25th March 2024

Best Starter Classic Motorcycles

Slinging your leg over a motorcycle for the first time is always exciting and nerve-jangling in equal measure. Doing the same with your first classic two-wheeler can be even more of a test of nerves – will you like it, where’s the gear lever, will it be too slow to keep up, do I look good in a shop window reflection… Some of the answers to these questions will come down to your riding experience and expectations, while others are based on the bike you choose. Here are some of our favourite first classic bikes guaranteed to get you into the groove. 

BSA Bantam

You don’t get much more classic motorcycle than a 1950s Brit bike and where better to start than a motorcycle that helped so many start on their biking careers – the BSA Bantam. One of the great things about the Bantam is it was in production for a long time – 23 years in total – so there are loads to choose from. It’s also one of the most affordable classic bikes around, plus there’s a huge support network of clubs and specialists to make sure you can keep the bike running easily. 

Another of the Bantam’s strengths is it comes in a variety of different styles, from the early and simple roadster look to scrambler-style machines, as well as more modified bikes to suit every taste. Built as a wallet-friendly commuter when new, the Bantam uses a simple two-stroke single-cylinder motor in sizes up to 175cc. We’d look for one of the larger capacity versions to give a bit more pep on modern roads, but otherwise there’s nothing to stop you using this BSA for fun runs to the seaside, fish and chips, or club meets. It will also take a bit of daily commuting in its stride, which means this is the perfect starting point for classic biking as you’ll get loads of use from it.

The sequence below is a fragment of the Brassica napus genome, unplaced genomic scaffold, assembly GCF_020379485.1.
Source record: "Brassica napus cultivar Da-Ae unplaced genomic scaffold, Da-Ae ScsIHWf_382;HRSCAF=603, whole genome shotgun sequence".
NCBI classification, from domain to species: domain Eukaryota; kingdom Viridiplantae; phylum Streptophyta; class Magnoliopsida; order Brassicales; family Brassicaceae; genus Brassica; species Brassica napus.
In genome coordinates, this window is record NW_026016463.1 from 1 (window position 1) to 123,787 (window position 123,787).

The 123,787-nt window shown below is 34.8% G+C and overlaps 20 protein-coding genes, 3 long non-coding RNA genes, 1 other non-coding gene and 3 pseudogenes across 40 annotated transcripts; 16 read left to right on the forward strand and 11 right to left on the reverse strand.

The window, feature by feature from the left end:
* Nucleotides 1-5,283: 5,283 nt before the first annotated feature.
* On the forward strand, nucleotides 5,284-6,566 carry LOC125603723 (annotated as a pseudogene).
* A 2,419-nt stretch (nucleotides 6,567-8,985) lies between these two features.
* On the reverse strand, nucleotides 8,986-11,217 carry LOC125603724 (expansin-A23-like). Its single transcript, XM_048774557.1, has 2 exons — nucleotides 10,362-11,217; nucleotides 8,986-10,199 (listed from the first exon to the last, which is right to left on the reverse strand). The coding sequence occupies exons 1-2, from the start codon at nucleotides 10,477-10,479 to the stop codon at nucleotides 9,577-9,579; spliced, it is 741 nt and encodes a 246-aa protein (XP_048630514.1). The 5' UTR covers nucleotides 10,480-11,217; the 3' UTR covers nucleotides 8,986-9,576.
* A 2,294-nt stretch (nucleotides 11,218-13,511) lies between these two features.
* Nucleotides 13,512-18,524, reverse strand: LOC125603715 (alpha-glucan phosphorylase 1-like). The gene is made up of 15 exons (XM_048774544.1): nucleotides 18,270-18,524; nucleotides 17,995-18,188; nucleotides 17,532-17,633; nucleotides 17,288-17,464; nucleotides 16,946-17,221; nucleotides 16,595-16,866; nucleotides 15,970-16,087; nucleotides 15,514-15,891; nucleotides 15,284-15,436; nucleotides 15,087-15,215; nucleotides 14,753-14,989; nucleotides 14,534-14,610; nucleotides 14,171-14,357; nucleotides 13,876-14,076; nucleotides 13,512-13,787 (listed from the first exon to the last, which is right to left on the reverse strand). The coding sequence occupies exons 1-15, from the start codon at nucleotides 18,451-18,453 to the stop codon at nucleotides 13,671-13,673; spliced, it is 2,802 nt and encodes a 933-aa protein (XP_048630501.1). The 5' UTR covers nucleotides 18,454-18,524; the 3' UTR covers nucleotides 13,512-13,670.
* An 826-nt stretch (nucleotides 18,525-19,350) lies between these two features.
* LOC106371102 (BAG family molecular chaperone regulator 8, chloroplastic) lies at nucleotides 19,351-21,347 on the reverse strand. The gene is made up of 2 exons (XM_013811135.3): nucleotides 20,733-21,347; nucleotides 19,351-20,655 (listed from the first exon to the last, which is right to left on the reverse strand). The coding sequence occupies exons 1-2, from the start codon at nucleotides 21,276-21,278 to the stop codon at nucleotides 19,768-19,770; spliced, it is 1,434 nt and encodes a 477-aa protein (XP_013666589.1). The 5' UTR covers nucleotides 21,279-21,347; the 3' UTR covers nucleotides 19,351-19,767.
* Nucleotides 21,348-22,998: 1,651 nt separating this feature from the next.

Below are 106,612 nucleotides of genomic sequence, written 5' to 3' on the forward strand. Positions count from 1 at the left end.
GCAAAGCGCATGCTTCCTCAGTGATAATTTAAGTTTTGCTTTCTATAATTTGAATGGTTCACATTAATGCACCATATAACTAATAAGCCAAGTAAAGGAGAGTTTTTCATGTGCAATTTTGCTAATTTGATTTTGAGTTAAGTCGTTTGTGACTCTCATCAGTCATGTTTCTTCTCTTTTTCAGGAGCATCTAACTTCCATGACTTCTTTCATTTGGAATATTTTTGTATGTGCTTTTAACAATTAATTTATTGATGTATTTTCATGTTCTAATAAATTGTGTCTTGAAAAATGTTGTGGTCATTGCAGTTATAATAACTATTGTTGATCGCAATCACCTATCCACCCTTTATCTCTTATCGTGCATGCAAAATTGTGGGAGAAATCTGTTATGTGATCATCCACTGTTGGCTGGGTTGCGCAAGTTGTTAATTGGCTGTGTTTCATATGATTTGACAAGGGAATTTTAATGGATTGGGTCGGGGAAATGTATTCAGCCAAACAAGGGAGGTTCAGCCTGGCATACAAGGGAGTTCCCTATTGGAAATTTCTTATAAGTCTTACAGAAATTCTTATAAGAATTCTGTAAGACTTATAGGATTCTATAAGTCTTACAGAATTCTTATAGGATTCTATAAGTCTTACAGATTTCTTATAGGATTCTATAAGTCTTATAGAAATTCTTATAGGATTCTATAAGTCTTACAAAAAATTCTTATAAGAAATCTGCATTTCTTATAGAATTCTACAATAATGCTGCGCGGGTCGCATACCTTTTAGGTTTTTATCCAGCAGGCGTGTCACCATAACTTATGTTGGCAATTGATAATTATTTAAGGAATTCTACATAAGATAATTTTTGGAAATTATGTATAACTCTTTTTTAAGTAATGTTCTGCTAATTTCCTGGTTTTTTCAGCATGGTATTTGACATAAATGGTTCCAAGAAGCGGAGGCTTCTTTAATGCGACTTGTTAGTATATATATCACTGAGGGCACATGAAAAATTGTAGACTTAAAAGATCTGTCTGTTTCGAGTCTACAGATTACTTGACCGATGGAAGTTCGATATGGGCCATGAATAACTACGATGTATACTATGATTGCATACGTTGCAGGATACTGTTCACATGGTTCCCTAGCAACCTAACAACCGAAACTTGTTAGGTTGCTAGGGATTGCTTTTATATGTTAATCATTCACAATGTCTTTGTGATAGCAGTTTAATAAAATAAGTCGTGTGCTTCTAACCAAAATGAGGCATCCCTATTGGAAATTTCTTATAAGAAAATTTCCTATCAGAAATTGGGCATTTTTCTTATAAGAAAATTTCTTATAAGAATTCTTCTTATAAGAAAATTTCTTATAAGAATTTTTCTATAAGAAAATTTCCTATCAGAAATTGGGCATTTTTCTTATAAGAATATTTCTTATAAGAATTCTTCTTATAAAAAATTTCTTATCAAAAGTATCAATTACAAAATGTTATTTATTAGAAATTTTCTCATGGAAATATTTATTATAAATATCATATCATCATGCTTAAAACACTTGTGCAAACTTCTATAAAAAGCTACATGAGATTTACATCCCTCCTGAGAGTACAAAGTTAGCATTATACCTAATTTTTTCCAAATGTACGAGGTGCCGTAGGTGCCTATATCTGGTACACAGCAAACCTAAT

Triumph TR6

A logical next step on the biking ladder from the Bantam when new and now is the Triumph TR6. Not the wolfish sports car but the 650cc parallel-twin bike of the same name. Launched in 1956, the TR6 went on to 1973, so again there are loads to choose from and prices are well within the scope of the average enthusiast to buy, run, and maintain one of these iconic Brit bikes. 

Later TR6 models adopted unit construction in 1963 and the ignition was also improved on these models. However, all TR6s are hassle-free to keep running sweetly and the motor offers as much as 46bhp in factory spec to provide decent performance on today’s roads. Nimble handing is another TR6 trademark, and there’s even a dash of Hollywood glamour attached this bike as Steve McQueen used a TR6 to compete in the International Six Days Trial in 1864, as well as using one for that jump in The Great Escape – even if it was done up to look like a BMW. 

BMW F650

Speaking of BMWs, there are plenty to choose from if you want an easy entry to the world of classic motorcycles. Anything with a flat-twin engine from the 1960s onwards will be easy to ride and care for, though the popularity of the GS models has pushed their prices beyond many budgets. Another option is a modern classic BMW in the shape of the F650 ‘Funduro’.  

This was brave new territory for BMW in the mid-1990s and used a Rotax single-cylinder engine that made it feel capable of light off-road use as well as very nimble in town. As a versatile, usable modern classic, the F650 has a lot going for it, including prices from £1,500 for decent examples and good comfort. Just make sure you can get your feet on the ground as the trail bike style means quite a high seat.